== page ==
Catholic World News

Pope Francis arrives in Israel, appeals for dialogue, condemns anti-Semitism

May 25, 2014

Pope Francis arrived in Tel Aviv on the afternoon of May 25, the second day of his three-day Holy Land pilgrimage, and was greeted by Israeli President Shimon Peres and Prime Minister Benjamin Netanyahu.

“I have come on pilgrimage to mark the 50th anniversary of the historic visit of Pope Paul VI,” Pope Francis said at the beginning of his remarks at the welcoming ceremony. “Since then, much has changed in the relationship between the Holy See and the State of Israel: diplomatic relations, established some twenty years ago, have favored the development of good relations, as witnessed by the two agreements already signed and ratified, and a third which is in the process of being finalized.”

“I have come as a pilgrim to the Holy Land, rich in history and home to the principal events in the origin and growth of the three great monotheistic religions, Judaism, Christianity, and Islam,” he continued. “So I express my hope and prayer that this blessed land may be one which has no place for those who, by exploiting and absolutizing the value of their own religious tradition, prove intolerant and violent towards those of others.”

Renewing his appeal for Israeli-Palestinian peace and dialogue, the Pope said that

I implore those in positions of responsibility to leave no stone unturned in the search for equitable solutions to complex problems, so that Israelis and Palestinians may live in peace. The path of dialogue, reconciliation and peace must constantly be taken up anew, courageously and tirelessly. There is simply no other way. And so I renew the appeal made in this place by Pope Benedict XVI: the right of the State of Israel to exist and to flourish in peace and security within internationally recognized borders must be universally recognized. At the same time, there must also be a recognition of the right of the Palestinian people to a sovereign homeland and their right to live with dignity and with freedom of movement. The “Two State Solution” must become reality and not remain merely a dream.

Lamenting the May 24 shooting at the Jewish Museum of Belgium, Pope Francis denounced anti-Semitism and said that

A particularly moving part of my stay will be my visit to the Yad Vashem Memorial to the six million Jews who were victims of the Shoah, a tragedy which is the enduring symbol of the depths to which human evil can sink when, spurred by false ideologies, it fails to recognize the fundamental dignity of each person, which merits unconditional respect regardless of ethnic origin or religious belief. I beg God that there will never be another such crime, which counted among its victims Jews above all, but also numerous Christians and others. Ever mindful of the past, let us promote an education in which exclusion and confrontation give way to inclusion and encounter, where there will be no place for anti-Semitism in any of its forms or for expressions of hostility, discrimination or intolerance towards any individual or people.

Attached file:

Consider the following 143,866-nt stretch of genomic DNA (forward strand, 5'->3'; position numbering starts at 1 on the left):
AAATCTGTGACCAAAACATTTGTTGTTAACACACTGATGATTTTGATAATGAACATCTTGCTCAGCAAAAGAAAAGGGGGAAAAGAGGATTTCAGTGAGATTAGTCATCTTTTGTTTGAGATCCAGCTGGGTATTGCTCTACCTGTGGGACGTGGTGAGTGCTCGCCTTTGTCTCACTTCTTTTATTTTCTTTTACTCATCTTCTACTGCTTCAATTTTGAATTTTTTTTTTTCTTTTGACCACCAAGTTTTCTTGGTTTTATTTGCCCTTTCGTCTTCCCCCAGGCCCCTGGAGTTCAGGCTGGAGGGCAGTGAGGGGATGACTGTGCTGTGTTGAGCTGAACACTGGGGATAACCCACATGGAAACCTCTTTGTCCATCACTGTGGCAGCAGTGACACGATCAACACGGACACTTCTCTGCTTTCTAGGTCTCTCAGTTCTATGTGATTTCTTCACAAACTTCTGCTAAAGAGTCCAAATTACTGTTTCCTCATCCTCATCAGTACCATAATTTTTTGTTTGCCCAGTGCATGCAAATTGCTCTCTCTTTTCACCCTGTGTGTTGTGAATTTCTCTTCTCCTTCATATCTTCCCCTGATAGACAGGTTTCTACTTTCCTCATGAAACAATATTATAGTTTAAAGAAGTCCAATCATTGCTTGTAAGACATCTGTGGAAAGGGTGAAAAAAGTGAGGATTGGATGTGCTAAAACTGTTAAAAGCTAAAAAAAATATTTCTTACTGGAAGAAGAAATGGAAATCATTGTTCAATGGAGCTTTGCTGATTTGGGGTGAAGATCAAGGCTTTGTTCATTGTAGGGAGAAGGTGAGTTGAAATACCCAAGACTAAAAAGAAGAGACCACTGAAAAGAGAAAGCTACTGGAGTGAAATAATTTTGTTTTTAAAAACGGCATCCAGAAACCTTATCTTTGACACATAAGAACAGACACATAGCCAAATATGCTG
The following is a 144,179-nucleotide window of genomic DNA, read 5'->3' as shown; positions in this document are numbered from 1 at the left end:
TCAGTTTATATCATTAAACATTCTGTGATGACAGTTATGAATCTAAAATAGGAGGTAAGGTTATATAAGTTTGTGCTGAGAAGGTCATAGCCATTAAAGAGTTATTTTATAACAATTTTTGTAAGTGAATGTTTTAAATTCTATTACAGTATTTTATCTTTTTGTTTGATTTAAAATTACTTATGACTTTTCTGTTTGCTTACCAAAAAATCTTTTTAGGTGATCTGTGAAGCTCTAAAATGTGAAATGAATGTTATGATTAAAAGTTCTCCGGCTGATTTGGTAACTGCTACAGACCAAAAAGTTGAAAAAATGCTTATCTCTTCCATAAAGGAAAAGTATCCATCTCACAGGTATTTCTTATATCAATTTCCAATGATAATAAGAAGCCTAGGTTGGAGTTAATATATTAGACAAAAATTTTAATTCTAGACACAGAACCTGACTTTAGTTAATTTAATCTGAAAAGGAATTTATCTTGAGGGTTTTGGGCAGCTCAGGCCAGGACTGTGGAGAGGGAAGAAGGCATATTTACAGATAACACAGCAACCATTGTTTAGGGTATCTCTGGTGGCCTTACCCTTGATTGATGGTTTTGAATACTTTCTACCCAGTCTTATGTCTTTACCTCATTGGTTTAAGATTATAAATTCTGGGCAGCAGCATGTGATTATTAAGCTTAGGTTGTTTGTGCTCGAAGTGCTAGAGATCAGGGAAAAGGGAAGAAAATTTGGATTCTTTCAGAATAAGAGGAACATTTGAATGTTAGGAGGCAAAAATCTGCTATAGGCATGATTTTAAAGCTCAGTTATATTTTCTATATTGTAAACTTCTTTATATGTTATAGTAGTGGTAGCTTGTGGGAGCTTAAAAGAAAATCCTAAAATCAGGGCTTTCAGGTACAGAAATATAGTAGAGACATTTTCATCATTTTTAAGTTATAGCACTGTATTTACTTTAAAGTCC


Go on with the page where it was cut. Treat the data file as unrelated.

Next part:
“To the bishops and the Christian faithful, I offer a warm and fraternal greeting,” he added. “I encourage them to persevere in their quiet witness of faith and hope in the service of reconciliation and forgiveness, following the teaching and example of the Lord Jesus, who gave his life to bring about peace between God and man, and between brothers. May you always be a leaven of reconciliation, bringing hope to others, bearing witness to charity! Know that you are constantly in my prayers.”

Pope Francis concluded by repeating his earlier invitation to the Israeli and Palestinian presidents to join him at the Vatican for “heartfelt prayer to God for the gift of peace.” The Associated Press has reported that both presidents have accepted the Pope’s invitation.


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